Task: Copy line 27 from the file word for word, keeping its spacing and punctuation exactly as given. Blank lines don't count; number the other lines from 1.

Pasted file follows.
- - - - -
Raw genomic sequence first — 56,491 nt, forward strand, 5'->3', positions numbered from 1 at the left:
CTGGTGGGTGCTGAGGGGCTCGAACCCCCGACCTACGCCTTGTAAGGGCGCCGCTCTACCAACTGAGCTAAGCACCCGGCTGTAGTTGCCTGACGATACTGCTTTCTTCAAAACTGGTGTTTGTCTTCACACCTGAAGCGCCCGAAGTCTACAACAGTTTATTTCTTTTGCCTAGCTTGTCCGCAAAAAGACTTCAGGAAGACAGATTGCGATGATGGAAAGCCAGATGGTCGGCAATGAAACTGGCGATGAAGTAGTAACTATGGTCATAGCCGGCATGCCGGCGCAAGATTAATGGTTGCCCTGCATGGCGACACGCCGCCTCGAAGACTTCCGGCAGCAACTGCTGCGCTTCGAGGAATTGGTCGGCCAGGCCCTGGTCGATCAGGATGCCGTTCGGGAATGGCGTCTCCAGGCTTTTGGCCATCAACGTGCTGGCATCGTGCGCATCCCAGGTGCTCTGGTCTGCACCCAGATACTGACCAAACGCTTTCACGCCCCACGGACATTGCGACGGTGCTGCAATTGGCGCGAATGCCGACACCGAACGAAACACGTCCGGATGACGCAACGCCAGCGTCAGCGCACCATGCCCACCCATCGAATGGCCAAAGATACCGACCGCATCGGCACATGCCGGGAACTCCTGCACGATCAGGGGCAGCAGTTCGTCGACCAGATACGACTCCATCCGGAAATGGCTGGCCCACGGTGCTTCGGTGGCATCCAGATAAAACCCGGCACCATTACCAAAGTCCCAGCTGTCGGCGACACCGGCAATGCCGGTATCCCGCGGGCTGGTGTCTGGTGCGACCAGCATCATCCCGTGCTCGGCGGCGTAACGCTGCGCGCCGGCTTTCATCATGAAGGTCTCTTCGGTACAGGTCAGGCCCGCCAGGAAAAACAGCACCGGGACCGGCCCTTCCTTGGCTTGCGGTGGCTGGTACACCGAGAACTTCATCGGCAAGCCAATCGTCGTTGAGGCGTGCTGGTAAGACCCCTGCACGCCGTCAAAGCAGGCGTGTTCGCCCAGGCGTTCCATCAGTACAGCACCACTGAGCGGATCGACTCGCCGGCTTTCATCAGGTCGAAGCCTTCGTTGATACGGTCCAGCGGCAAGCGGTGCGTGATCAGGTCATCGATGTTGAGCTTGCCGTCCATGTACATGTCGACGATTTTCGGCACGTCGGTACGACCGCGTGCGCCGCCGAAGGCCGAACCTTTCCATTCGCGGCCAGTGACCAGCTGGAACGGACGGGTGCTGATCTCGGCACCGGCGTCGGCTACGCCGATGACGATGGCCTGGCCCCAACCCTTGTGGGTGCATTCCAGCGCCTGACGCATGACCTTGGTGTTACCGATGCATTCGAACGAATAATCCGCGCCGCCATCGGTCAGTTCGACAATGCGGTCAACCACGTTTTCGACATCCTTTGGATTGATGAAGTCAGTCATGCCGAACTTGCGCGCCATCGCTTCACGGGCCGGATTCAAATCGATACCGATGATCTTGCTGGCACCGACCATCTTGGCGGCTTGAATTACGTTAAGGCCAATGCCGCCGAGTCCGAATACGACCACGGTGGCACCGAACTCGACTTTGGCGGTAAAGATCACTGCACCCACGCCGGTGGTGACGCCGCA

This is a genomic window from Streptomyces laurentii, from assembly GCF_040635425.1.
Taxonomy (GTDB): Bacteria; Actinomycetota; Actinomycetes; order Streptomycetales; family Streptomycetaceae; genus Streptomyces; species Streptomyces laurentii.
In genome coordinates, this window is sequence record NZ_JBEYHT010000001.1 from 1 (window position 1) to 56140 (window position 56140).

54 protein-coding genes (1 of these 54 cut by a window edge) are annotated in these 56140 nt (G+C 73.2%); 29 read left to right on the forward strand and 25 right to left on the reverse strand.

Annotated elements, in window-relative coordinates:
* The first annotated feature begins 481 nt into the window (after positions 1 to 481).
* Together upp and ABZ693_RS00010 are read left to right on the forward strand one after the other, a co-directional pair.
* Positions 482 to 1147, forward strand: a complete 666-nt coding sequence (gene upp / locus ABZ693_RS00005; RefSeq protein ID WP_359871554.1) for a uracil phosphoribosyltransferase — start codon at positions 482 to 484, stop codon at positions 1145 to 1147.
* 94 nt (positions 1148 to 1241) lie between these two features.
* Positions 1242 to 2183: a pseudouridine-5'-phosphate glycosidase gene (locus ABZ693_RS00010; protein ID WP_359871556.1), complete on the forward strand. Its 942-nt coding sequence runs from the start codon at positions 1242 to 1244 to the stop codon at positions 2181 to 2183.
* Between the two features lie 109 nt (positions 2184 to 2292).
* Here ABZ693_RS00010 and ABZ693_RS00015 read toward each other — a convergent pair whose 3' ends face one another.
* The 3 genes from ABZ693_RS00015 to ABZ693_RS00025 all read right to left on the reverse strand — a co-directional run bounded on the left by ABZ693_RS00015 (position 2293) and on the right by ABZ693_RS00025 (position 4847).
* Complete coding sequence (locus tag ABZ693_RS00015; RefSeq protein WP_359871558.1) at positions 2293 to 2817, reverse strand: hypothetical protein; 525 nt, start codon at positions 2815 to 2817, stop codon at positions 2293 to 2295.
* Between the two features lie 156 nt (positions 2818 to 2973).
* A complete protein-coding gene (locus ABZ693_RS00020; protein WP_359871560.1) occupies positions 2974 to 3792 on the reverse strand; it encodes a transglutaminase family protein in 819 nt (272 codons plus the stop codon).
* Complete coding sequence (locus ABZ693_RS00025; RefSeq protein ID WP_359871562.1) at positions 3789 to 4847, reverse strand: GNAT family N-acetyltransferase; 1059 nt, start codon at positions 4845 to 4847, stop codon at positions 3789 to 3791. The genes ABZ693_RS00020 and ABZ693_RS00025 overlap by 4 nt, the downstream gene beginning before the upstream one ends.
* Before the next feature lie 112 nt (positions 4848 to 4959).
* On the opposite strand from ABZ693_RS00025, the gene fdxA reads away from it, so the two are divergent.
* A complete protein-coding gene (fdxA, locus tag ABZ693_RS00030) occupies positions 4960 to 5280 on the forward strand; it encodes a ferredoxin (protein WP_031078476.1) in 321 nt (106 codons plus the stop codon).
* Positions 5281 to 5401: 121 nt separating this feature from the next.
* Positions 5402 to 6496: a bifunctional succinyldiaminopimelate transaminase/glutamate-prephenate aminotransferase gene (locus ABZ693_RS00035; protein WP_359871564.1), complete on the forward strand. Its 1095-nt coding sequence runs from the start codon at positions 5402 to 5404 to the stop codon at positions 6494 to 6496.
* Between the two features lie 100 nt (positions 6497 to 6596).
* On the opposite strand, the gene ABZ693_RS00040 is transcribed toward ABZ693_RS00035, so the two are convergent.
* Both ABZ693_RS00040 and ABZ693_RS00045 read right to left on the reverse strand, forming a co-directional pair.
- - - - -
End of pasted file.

* Both ABZ693_RS00040 and ABZ693_RS00045 read right to left on the reverse strand, forming a co-directional pair.